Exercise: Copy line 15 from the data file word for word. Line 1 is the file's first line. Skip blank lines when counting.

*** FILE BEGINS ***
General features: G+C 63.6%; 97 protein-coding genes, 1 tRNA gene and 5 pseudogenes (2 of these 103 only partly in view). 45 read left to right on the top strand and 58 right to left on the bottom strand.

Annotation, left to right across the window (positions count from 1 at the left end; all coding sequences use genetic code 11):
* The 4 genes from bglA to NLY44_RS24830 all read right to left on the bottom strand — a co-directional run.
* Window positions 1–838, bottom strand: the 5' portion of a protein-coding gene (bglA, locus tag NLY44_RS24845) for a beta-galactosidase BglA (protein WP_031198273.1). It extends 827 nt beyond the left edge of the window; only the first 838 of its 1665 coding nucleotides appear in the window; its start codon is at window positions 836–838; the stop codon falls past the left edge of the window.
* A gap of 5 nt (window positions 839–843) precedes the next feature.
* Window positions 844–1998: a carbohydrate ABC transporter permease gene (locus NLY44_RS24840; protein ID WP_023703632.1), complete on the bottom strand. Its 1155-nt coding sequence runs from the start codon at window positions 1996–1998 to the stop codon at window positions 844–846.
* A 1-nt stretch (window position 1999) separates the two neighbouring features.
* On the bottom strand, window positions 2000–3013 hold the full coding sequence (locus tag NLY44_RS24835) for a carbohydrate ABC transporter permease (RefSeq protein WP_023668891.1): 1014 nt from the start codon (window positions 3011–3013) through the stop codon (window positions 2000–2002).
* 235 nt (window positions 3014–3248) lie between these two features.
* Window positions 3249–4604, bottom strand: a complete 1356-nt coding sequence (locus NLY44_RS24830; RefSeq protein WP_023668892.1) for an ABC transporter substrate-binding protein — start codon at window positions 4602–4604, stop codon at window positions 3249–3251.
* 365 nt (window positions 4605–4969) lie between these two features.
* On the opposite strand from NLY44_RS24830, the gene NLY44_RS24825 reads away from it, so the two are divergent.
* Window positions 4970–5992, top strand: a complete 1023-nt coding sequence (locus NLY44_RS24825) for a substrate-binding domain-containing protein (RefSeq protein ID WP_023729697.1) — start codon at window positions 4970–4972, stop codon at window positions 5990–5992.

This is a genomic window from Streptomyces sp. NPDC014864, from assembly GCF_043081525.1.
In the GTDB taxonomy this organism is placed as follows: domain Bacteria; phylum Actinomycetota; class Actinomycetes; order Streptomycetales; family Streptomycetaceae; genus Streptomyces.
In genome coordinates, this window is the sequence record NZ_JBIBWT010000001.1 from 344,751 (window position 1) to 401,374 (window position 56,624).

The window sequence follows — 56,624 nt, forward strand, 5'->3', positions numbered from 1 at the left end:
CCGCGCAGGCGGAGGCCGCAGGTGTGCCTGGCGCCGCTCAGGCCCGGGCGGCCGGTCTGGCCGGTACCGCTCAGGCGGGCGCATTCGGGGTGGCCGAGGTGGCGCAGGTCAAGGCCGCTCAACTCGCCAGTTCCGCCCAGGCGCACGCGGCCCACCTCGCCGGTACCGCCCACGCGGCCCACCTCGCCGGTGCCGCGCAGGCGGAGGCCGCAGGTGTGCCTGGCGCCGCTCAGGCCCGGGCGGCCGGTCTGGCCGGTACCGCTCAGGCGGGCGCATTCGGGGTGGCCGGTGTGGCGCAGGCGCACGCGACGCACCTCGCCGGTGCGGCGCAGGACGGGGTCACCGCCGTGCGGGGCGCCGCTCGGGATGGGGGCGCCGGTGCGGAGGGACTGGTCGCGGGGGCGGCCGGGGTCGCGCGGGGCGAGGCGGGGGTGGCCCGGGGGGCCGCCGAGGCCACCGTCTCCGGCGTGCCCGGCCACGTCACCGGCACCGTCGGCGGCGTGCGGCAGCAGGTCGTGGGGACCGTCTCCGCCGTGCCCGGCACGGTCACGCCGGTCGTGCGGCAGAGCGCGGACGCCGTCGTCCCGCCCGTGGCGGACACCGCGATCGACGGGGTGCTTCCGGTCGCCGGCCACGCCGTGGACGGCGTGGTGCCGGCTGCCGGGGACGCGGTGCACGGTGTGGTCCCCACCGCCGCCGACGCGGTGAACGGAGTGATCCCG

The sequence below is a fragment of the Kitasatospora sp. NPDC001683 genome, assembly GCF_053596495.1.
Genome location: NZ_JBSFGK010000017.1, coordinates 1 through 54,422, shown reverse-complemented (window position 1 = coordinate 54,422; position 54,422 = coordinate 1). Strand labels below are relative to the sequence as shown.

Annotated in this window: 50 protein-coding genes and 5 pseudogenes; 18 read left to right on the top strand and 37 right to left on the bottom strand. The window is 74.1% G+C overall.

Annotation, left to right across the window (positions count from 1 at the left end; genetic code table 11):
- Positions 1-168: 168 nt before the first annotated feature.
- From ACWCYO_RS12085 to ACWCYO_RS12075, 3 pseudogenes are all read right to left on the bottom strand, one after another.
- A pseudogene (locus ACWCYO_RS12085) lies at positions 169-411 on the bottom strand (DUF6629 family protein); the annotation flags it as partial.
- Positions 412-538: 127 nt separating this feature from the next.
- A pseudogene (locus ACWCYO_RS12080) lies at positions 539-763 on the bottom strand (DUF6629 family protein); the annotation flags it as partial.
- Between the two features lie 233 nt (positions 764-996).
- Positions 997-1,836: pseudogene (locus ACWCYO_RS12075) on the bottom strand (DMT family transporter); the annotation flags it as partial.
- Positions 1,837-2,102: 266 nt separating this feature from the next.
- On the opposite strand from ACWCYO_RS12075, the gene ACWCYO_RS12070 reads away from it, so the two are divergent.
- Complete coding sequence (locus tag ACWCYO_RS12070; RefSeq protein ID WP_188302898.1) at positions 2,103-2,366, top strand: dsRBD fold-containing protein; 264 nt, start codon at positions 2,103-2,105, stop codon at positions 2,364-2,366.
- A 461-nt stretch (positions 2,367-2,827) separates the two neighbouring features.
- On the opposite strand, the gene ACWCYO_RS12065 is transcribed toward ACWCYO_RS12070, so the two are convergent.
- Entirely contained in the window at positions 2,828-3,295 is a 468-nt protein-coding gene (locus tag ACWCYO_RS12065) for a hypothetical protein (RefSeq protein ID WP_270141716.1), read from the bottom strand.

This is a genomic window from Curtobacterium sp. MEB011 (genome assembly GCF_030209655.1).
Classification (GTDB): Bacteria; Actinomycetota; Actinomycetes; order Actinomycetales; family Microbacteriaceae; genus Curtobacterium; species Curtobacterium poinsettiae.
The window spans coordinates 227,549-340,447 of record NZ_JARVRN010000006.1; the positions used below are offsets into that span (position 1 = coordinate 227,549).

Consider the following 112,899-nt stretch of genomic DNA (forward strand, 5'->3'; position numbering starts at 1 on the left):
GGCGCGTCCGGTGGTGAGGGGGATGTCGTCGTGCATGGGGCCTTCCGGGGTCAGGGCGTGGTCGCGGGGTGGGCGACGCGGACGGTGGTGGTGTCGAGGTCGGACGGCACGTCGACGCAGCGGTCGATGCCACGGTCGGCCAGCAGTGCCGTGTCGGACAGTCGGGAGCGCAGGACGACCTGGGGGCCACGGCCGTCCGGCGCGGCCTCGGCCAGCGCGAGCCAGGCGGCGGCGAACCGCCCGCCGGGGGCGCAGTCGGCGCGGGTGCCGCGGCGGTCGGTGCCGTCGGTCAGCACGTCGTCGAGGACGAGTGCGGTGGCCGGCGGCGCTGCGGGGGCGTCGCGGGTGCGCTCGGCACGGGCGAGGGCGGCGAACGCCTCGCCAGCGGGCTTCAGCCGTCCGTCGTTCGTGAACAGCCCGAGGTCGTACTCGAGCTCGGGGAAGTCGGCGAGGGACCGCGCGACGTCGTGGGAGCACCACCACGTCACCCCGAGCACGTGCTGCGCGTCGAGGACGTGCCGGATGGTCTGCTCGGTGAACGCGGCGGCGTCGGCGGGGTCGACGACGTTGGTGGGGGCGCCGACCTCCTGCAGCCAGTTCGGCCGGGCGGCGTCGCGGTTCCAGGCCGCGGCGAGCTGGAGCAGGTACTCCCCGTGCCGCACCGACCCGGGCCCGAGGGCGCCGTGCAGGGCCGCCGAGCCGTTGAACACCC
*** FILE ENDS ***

In the GTDB taxonomy this organism is placed as follows: domain Bacteria; phylum Actinomycetota; class Actinomycetes; order Streptomycetales; family Streptomycetaceae; genus Streptomyces.